10 Least Affordable Cities to Live in the U.S.

Beggars, suffering from a lack of affordable housing, on the steps of a town hall

Beggars, suffering from a lack of affordable housing, on the steps of a town hall | Hulton Archive/Getty Images

In many parts of the country, affordable housing is a hot topic of discussion. Many cities, seeing an influx of new arrivals from around the country and world, are experiencing drastic demographic and population changes, leading to gentrification and clashes between the classes. In cities like San Francisco, the affordable housing fight has been on full display for nearly a decade now. In other cities, it’s just getting started.

While there are plenty of places across the nation that allow for a safe, happy middle-class lifestyle, many cities are increasingly becoming destinations only for wealthy. When rents increase 200% overnight, as is happening in some places, there really isn’t much that people can do besides move.

Affordable housing in the U.S.

The problem with trying to pinpoint what makes housing “affordable” is that the country is so vast — with huge variations in population makeup and incomes — that there isn’t a one-size-fits-all approach. What’s affordable for one family in one city can be completely different in another city. It makes figuring out the most “unaffordable” areas difficult to do. But to take the best approach, we’re going to use the Housing Opportunity Index, a report compiled by Wells Fargo and the National Association of Home Builders.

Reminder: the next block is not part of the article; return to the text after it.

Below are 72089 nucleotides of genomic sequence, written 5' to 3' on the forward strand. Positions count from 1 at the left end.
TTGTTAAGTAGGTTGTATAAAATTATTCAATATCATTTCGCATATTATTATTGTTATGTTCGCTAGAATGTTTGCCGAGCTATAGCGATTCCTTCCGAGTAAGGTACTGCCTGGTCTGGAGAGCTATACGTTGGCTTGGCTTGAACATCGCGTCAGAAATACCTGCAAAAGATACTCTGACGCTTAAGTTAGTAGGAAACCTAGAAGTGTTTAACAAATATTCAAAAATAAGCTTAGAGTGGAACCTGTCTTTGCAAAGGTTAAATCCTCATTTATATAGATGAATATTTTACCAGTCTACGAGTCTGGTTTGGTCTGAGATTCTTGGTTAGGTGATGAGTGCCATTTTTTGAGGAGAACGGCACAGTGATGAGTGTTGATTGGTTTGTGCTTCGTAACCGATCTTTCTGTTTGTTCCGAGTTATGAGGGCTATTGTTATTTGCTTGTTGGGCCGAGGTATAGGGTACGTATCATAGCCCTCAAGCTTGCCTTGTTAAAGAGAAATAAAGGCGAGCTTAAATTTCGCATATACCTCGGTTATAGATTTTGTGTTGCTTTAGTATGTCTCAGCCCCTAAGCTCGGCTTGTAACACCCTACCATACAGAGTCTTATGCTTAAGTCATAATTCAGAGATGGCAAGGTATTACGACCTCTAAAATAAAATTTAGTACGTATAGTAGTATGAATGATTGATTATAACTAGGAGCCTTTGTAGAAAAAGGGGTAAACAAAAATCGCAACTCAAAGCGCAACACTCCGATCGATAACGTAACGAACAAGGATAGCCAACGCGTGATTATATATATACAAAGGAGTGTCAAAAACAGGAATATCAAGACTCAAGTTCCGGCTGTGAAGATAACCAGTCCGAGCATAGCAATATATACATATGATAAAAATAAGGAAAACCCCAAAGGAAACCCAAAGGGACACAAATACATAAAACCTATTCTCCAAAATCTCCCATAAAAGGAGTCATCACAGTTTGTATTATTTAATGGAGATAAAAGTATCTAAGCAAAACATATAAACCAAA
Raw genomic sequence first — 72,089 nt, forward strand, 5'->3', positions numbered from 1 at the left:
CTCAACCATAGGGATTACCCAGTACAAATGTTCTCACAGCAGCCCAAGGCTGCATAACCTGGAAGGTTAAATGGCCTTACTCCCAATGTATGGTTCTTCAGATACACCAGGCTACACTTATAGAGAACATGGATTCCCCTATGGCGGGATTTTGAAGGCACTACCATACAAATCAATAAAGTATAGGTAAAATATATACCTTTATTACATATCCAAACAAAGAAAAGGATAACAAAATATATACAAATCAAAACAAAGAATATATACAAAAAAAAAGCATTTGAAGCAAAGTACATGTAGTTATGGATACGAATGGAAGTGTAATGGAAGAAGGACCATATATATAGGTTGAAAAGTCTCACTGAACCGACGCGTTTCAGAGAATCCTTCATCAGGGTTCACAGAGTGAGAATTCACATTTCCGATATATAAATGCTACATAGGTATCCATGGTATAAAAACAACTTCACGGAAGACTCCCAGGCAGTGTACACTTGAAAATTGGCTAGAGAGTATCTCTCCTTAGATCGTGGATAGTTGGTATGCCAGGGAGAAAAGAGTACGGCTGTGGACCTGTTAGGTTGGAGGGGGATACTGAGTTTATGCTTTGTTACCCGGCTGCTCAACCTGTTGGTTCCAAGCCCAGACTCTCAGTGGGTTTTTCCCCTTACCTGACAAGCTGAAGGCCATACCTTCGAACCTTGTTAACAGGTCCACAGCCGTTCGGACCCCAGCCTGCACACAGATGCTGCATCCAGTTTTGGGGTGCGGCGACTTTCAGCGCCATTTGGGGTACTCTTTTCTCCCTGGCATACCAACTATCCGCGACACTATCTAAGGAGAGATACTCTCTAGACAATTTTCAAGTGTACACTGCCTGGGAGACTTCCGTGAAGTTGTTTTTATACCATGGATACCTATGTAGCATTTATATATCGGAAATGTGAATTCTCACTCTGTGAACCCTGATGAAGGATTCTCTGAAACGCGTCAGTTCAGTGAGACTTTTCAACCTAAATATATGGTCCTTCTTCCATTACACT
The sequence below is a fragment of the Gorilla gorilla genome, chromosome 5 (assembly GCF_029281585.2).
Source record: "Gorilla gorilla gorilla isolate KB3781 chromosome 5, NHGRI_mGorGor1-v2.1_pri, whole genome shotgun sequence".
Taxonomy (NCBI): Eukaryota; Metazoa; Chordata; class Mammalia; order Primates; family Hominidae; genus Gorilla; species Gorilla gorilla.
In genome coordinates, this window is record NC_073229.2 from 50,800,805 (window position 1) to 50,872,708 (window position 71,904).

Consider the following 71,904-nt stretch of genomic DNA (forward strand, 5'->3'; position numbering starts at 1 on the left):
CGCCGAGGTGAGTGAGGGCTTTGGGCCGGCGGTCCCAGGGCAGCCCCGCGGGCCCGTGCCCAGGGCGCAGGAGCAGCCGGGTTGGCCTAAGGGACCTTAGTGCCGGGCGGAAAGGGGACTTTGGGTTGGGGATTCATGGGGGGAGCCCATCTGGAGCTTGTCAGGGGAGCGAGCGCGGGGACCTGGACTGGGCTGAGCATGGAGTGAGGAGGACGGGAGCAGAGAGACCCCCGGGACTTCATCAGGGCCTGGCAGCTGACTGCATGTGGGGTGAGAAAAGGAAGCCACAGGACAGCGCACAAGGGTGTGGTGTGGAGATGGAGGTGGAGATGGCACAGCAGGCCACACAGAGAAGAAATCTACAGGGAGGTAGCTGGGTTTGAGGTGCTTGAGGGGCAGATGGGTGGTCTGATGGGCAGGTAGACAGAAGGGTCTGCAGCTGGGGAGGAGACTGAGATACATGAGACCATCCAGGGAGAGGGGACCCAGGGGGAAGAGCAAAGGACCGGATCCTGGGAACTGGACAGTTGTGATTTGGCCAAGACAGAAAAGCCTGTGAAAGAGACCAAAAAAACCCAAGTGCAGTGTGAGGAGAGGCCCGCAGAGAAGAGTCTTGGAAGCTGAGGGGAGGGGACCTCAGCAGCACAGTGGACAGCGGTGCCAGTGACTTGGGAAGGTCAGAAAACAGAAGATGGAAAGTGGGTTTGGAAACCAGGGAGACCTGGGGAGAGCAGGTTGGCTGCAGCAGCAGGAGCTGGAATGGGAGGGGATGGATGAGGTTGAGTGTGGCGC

Using their numbers, we can see which metro areas and cities are the least affordable for the majority of Americans. If you’re planning on pursuing the American dream in any shape or form, it’s probably not going to come to fruition in one of these 10 cities.

10. Honolulu, Hawaii

Sunrise in Honolulu

Sunrise in Honolulu | Mike Ehrmann/Getty Images

Hawaii is typically thought of as a vacation destination, not a place people actually move to. There’s a reason for that: It’s incredibly expensive, and geographically speaking, there is only so much room and real estate available. Median home prices are more than $430,000, and only 46.8% of homes sold are affordable.

9. Bridgeport, Connecticut

A foreclosed home in Bridgeport, Connecticut

A foreclosed home in Bridgeport, Connecticut | Spencer Platt/Getty Images

The Bridgeport area, on the western edge of Connecticut along the shore, seems out of place on this list. But it’s the town’s close proximity to New York City that makes it so attractive. Many wealthy New Yorkers make the commute from Connecticut into the city and live a ways out to get some space. Just 46.7% of the homes sold in the area are considered “affordable,” with median prices at around $350,000.

8. Oakland, California

Oakland, California on a map

Oakland, California on a map | iStock

Oakland doesn’t seem like the kind of place that would be classified as unaffordable, but it’s because the entire Bay Area is exploding with economic activity — and piles of cash — that many residents are finding it difficult to keep up. Median home prices in the East Bay are around $450,000, and only 37.9% of the homes sold are affordable.

7. Oxnard, California